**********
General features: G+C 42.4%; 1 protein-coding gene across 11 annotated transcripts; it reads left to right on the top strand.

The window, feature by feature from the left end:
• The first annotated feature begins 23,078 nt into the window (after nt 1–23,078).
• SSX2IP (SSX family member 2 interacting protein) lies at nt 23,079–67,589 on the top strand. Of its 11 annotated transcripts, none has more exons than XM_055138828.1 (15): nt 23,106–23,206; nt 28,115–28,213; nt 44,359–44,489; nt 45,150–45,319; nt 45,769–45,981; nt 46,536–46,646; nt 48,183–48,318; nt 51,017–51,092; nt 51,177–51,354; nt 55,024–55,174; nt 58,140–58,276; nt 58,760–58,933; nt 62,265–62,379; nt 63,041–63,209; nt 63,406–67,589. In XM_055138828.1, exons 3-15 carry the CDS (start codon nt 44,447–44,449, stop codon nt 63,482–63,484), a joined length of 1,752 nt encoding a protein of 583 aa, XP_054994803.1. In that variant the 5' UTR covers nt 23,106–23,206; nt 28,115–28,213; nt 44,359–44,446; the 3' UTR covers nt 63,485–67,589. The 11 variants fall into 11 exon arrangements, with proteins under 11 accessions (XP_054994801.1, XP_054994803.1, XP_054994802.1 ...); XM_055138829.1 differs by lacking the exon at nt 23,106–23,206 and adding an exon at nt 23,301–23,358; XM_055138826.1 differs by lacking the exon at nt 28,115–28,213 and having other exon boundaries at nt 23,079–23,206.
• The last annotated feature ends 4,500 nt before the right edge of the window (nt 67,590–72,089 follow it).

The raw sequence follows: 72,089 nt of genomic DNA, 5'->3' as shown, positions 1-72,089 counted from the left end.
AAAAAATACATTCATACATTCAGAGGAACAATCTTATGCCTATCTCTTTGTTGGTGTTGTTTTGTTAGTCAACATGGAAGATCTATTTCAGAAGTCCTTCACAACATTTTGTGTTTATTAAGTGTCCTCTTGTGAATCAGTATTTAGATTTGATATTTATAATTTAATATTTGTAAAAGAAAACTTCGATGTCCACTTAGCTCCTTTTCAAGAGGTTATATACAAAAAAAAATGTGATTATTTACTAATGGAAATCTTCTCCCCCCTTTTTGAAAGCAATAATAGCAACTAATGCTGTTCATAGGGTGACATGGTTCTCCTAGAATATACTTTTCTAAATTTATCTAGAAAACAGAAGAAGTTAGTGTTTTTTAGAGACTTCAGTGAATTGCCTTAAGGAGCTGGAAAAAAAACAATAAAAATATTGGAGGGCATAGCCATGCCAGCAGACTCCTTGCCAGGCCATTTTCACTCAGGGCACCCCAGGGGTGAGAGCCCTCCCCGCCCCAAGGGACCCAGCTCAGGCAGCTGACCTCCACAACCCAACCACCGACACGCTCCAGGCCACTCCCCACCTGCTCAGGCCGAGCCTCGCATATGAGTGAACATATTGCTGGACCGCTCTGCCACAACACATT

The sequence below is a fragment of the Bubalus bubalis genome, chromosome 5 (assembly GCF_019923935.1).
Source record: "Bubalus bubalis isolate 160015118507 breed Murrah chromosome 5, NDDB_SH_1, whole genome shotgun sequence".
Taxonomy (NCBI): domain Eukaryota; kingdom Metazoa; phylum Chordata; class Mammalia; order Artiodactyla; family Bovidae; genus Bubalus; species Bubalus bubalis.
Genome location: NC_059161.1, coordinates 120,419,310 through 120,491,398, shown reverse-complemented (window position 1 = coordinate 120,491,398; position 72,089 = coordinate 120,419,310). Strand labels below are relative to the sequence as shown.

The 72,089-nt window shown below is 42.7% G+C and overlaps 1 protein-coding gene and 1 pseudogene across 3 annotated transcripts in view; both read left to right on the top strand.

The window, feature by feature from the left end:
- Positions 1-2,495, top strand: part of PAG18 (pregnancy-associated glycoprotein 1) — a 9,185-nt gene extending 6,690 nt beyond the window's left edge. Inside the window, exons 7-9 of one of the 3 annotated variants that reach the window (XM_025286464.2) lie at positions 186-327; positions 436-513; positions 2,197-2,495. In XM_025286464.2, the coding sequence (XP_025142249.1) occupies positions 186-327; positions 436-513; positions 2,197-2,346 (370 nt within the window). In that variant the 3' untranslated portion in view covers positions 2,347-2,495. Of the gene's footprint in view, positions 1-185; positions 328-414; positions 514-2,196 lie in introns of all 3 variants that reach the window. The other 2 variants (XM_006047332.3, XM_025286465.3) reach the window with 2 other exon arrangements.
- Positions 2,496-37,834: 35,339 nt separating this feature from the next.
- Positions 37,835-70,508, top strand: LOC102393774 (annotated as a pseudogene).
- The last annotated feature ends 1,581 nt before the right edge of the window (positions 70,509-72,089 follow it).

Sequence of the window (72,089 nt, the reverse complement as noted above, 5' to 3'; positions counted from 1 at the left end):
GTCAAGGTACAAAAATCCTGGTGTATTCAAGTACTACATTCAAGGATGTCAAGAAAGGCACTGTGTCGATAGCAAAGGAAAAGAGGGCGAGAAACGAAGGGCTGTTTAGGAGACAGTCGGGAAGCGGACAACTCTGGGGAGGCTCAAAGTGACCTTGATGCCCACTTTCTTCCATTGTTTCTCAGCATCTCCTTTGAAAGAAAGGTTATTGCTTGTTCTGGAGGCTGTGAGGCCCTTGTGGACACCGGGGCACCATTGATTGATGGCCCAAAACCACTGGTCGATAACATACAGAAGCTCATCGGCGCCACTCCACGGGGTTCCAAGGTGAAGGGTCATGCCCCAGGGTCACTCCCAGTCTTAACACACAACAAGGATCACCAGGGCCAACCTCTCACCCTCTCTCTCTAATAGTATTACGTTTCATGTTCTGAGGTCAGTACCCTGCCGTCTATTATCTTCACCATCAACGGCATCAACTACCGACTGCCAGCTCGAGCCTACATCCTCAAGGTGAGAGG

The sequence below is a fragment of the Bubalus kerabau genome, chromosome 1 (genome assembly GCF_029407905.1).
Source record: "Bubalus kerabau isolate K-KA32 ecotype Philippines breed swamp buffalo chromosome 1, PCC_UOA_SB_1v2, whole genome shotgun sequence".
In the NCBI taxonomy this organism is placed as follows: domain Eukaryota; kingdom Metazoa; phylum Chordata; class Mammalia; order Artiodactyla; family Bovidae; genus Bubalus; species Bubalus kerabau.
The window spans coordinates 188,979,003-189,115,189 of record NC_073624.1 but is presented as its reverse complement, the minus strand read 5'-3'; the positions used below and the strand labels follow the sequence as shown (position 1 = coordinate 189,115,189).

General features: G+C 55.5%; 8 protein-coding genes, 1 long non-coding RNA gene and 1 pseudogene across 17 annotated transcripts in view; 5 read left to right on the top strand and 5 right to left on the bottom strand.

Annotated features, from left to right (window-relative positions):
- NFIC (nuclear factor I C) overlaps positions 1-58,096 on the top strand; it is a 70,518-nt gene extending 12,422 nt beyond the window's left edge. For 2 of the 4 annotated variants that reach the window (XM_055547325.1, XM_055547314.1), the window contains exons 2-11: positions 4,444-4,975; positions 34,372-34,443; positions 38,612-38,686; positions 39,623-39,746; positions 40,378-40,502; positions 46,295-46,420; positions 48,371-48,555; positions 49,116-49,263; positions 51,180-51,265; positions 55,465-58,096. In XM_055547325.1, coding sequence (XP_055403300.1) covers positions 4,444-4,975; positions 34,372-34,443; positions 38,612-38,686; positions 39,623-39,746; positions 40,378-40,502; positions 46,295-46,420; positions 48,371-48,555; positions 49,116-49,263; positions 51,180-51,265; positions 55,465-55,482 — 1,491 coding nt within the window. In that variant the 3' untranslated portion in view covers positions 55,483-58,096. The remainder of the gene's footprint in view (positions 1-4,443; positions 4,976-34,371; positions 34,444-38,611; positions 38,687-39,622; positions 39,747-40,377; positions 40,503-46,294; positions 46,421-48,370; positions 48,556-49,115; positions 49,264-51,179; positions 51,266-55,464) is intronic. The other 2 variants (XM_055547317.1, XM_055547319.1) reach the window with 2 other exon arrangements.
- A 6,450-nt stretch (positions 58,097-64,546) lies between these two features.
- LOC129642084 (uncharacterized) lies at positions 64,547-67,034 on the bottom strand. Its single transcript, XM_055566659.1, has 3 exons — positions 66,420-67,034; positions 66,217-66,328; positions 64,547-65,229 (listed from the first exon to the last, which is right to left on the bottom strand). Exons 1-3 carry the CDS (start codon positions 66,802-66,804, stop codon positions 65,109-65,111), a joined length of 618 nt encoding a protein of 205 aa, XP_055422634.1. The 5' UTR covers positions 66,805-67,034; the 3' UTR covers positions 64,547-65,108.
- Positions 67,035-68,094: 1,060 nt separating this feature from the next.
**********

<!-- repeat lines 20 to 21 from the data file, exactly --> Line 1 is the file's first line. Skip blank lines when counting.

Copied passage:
The sequence below is a fragment of the Bubalus kerabau genome, chromosome 1 (genome assembly GCF_029407905.1).
Source record: "Bubalus kerabau isolate K-KA32 ecotype Philippines breed swamp buffalo chromosome 1, PCC_UOA_SB_1v2, whole genome shotgun sequence".